The day started out overcast with rain threatening. We were following the Garmin “curvy roads” routing which took us through many small villages and narrow roads. It was kinda sad to see many of the towns are in serious disrepair. There are few young people and there are abandoned concrete structures along the roadway. In town you see old men (and by old, I mean much older than me) sitting on the sidewalk outside of cafes watching the traffic go by. No young people, no children.
One of the nice things about two – wheeled adventures is that your sense of smell adds to the experience, immersing you in the environment. Coming into one of villages I could smell mold, soon after I smelled sulfur. It appeared that this area was once a mineral springs resort area, taking advantage of the natural heat from Vesuvius. Most of the buildings were shells. Again, kinda sad.
As we came into one of the larger towns it started to rain steadily. We liked fire refuge at a cafe only to discover out was closed. Across the street was a nightclub/restaurant named Blue Fever. Unfortunately, it only served desserts during the day. Josef used his charm with the servers, Ramona and Maria, and convinced them to contact another shop to bring lunch to us. What showed up was a platter of sandwiches, pizza, bread, cheese and more that could easily feed ten. Apparently, we were the only patrons on town. We ate on the dance floor with music videos playing on a big screen. Rather surreal and over the top. By the time we finished, the rain had stopped and we continued towards Naples. Naples is a huge metropolis with stifling traffic and roads constructed with manhole cover sized slabs of dark stone. They were anything but level and there were no lane markings whatsoever, resulting in a free – for – all. Our adventure style bikes were bouncing all over as we tried to stay upright, avoid the swarming scooters and random pedestrians. This made Rome look tame, and it went on forever.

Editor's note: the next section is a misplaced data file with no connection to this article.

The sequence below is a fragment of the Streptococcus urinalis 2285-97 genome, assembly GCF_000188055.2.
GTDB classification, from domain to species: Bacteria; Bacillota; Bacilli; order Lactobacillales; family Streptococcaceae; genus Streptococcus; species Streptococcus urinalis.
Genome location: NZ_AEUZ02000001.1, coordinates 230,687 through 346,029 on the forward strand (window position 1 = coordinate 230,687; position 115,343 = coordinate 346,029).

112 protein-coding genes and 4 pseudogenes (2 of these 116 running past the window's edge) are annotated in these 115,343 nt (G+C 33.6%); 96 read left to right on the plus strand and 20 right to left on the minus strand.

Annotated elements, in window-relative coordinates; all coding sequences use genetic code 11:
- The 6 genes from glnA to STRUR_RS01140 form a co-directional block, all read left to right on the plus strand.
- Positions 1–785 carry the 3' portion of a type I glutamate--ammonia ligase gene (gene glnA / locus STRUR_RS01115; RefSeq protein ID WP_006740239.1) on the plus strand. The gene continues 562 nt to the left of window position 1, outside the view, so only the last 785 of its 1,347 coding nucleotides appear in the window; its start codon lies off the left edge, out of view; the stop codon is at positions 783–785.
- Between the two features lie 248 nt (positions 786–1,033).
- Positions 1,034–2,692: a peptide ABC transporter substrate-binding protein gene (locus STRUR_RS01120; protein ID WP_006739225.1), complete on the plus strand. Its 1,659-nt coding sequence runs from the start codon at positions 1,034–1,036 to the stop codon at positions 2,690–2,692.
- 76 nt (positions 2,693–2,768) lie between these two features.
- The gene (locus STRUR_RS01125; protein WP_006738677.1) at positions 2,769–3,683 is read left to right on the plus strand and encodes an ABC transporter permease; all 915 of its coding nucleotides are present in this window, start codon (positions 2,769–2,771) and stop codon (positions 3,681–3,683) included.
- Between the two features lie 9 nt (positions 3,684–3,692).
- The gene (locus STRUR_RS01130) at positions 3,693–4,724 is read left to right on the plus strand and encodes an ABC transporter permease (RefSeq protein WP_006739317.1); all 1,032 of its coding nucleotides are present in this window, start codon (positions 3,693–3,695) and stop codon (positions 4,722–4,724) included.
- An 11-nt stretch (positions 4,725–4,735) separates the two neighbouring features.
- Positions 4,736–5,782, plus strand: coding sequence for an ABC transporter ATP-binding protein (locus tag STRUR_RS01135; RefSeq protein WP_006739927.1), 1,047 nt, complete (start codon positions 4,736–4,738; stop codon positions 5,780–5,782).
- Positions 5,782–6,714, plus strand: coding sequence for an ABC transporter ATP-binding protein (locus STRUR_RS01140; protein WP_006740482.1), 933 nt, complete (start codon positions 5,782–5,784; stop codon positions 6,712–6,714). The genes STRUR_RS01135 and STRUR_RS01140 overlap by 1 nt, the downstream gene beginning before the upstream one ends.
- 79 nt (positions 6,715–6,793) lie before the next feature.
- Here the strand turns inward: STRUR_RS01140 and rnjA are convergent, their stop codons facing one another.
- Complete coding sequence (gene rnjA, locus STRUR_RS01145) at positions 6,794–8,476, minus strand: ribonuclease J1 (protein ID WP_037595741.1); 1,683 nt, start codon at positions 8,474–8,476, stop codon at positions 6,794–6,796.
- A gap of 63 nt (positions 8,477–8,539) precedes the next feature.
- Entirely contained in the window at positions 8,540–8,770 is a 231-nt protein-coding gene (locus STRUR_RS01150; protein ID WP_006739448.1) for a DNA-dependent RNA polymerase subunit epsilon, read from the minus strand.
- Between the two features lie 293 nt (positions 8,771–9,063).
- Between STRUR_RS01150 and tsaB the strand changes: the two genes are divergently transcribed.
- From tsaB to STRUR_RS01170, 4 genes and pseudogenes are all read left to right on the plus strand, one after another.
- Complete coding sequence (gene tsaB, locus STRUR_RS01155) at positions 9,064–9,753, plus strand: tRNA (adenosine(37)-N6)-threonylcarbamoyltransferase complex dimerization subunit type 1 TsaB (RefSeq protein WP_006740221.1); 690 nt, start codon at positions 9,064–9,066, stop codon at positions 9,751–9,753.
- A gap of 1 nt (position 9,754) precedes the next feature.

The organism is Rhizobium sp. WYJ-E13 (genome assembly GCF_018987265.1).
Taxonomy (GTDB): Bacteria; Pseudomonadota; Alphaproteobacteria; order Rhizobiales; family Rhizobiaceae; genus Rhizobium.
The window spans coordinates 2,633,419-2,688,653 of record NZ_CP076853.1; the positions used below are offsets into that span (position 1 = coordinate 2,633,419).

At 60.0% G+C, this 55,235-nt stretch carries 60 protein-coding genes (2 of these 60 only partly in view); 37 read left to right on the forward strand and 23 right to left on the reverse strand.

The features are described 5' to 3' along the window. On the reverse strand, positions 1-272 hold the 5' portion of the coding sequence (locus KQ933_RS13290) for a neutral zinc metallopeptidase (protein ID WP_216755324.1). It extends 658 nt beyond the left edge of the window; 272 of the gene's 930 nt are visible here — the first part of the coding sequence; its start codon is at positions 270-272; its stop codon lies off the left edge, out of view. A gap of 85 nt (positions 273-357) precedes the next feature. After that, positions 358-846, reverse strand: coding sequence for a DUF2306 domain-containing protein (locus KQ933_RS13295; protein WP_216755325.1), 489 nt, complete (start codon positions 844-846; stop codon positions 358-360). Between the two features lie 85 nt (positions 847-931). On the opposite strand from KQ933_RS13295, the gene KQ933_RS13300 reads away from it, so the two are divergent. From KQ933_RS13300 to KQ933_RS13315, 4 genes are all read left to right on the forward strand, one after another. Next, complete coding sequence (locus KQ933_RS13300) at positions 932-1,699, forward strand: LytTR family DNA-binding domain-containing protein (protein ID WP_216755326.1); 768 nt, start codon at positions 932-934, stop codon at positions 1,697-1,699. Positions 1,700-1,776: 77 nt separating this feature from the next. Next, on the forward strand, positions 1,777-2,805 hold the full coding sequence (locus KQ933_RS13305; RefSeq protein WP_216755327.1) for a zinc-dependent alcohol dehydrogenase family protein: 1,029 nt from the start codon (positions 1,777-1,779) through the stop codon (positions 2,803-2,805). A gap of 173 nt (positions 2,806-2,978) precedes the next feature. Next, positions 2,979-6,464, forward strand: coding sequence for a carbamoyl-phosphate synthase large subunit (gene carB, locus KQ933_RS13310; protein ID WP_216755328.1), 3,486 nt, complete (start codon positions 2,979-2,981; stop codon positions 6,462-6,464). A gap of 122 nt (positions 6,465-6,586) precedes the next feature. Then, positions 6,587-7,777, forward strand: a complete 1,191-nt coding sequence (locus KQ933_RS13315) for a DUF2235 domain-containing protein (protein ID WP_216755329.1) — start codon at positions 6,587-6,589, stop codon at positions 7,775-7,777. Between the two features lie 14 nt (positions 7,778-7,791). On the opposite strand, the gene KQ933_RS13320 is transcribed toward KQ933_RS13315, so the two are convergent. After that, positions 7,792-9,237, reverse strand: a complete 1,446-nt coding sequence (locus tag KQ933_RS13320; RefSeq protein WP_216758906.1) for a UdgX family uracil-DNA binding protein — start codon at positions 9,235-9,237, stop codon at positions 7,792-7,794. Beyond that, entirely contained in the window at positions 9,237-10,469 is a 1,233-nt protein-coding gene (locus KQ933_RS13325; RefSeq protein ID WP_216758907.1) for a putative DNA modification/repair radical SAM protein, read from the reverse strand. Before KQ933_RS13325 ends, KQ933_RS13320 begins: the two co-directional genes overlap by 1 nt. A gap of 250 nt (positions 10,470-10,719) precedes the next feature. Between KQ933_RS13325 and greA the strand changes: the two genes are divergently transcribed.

Finally, we caught site of signage for Pompei, our next destination. I recognized the entrance, as we rode past it, another U- turn. We spent about two hours wandering the grounds with me trying to recall the details from our visit a few years ago.
What happens to dogs that bark too much in Pompeii.
That’s Vesuvius in the background. Imagine it without the top blown off.
Our final destination was the Amalfi coast. We were a little anxious because our German friends had told stories of terrible traffic and we didn’t have a lot of time to get to our hotel in Sorrento. It was dusk as we approached the coast roadway. It is indeed spectacular.
Sorrento had its own brand of traffic insanity. Scooters buzz on and over the center line, passing between buses and playing chicken with oncoming traffic. I can’t begin to describe the mayhem. Trying to keep the four of us together for the few kilometers turned out to be impossible. Guess who got left for dead? I went the wrong way down a one way street, got chewed out (deservedly) by a traffic cop, got bad directions from a shop owner, got worse help from another traffic cop and found the hotel by a combination of dead reckoning and dumb luck. The Hotel Regina is on the cliff overlooking the water.
Close by is an outlook identified by this sign, nice.
Tomorrow, we’ll follow the coast south and then turn inland to make our way back to Rome Friday.